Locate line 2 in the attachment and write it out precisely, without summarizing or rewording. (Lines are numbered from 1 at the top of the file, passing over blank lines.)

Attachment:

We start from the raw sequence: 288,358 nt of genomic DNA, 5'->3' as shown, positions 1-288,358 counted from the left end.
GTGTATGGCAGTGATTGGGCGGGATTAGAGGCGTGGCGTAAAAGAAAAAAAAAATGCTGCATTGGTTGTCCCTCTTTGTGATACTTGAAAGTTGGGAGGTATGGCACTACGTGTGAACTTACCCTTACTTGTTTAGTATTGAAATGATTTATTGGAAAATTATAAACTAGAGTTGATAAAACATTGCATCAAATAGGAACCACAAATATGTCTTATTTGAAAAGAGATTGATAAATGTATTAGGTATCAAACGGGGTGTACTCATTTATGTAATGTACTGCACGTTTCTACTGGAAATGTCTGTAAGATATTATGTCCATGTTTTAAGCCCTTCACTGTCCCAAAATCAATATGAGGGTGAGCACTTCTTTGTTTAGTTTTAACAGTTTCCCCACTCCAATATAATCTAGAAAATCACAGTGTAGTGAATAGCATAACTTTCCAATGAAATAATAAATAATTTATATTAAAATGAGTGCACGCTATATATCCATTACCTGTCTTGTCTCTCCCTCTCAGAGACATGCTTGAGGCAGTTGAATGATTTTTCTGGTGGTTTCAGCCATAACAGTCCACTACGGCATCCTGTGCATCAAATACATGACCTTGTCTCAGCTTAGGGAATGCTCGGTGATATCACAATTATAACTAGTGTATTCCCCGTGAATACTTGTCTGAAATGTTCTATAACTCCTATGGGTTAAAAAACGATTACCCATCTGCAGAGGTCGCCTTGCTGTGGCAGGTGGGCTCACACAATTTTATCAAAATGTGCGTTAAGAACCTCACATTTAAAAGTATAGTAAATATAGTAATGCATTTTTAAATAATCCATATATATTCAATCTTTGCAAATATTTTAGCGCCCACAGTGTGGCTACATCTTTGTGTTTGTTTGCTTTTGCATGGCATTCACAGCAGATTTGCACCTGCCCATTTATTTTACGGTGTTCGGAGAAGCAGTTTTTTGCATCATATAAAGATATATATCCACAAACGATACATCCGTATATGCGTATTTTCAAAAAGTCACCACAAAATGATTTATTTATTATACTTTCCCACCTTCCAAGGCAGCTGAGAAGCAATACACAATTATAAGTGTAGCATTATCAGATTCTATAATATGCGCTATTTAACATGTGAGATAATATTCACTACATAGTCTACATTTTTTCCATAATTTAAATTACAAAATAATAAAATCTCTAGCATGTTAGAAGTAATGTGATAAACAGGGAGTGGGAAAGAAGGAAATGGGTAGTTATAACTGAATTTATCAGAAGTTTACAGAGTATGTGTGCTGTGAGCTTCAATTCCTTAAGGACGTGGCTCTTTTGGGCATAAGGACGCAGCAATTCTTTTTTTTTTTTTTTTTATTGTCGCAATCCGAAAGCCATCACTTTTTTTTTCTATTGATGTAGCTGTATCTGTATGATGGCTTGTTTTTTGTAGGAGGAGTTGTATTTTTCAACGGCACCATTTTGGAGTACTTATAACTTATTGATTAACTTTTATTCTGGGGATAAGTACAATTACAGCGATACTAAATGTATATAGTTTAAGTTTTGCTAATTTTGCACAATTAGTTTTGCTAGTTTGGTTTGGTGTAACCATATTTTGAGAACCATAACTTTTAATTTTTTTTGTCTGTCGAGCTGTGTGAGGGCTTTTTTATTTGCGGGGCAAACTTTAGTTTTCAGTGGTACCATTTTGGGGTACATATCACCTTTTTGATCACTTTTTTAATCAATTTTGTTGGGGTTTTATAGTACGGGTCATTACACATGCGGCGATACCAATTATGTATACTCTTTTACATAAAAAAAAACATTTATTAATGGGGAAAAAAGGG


GTGTATGGCAGTGATTGGGCGGGATTAGAGGCGTGGCGTAAAAGAAAAAAAAAATGCTGCATTGGTTGTCCCTCTTTGTGATACTTGAAAGTTGGGAGGTATGGCACTACGTGTGAACTTACCCTTACTTGTTTAGTATTGAAATGATTTATTGGAAAATTATAAACTAGAGTTGATAAAACATTGCATCAAATAGGAACCACAAATATGTCTTATTTGAAAAGAGATTGATAAATGTATTAGGTATCAAACGGGGTGTACTCATTTATGTAATGTACTGCACGTTTCTACTGGAAATGTCTGTAAGATATTATGTCCATGTTTTAAGCCCTTCACTGTCCCAAAATCAATATGAGGGTGAGCACTTCTTTGTTTAGTTTTAACAGTTTCCCCACTCCAATATAATCTAGAAAATCACAGTGTAGTGAATAGCATAACTTTCCAATGAAATAATAAATAATTTATATTAAAATGAGTGCACGCTATATATCCATTACCTGTCTTGTCTCTCCCTCTCAGAGACATGCTTGAGGCAGTTGAATGATTTTTCTGGTGGTTTCAGCCATAACAGTCCACTACGGCATCCTGTGCATCAAATACATGACCTTGTCTCAGCTTAGGGAATGCTCGGTGATATCACAATTATAACTAGTGTATTCCCCGTGAATACTTGTCTGAAATGTTCTATAACTCCTATGGGTTAAAAAACGATTACCCATCTGCAGAGGTCGCCTTGCTGTGGCAGGTGGGCTCACACAATTTTATCAAAATGTGCGTTAAGAACCTCACATTTAAAAGTATAGTAAATATAGTAATGCATTTTTAAATAATCCATATATATTCAATCTTTGCAAATATTTTAGCGCCCACAGTGTGGCTACATCTTTGTGTTTGTTTGCTTTTGCATGGCATTCACAGCAGATTTGCACCTGCCCATTTATTTTACGGTGTTCGGAGAAGCAGTTTTTTGCATCATATAAAGATATATATCCACAAACGATACATCCGTATATGCGTATTTTCAAAAAGTCACCACAAAATGATTTATTTATTATACTTTCCCACCTTCCAAGGCAGCTGAGAAGCAATACACAATTATAAGTGTAGCATTATCAGATTCTATAATATGCGCTATTTAACATGTGAGATAATATTCACTACATAGTCTACATTTTTTCCATAATTTAAATTACAAAATAATAAAATCTCTAGCATGTTAGAAGTAATGTGATAAACAGGGAGTGGGAAAGAAGGAAATGGGTAGTTATAACTGAATTTATCAGAAGTTTACAGAGTATGTGTGCTGTGAGCTTCAATTCCTTAAGGACGTGGCTCTTTTGGGCATAAGGACGCAGCAATTCTTTTTTTTTTTTTTTTTATTGTCGCAATCCGAAAGCCATCACTTTTTTTTTCTATTGATGTAGCTGTATCTGTATGATGGCTTGTTTTTTGTAGGAGGAGTTGTATTTTTCAACGGCACCATTTTGGAGTACTTATAACTTATTGATTAACTTTTATTCTGGGGATAAGTACAATTACAGCGATACTAAATGTATATAGTTTAAGTTTTGCTAATTTTGCACAATTAGTTTTGCTAGTTTGGTTTGGTGTAACCATATTTTGAGAACCATAACTTTTAATTTTTTTTGTCTGTCGAGCTGTGTGAGGGCTTTTTTATTTGCGGGGCAAACTTTAGTTTTCAGTGGTACCATTTTGGGGTACATATCACCTTTTTGATCACTTTTTTAATCAATTTTGTTGGGGTTTTATAGTACGGGTCATTACACATGCGGCGATACCAATTATGTATACTCTTTTACATAAAAAAAAACATTTATTAATGGGGAAAAAAGGG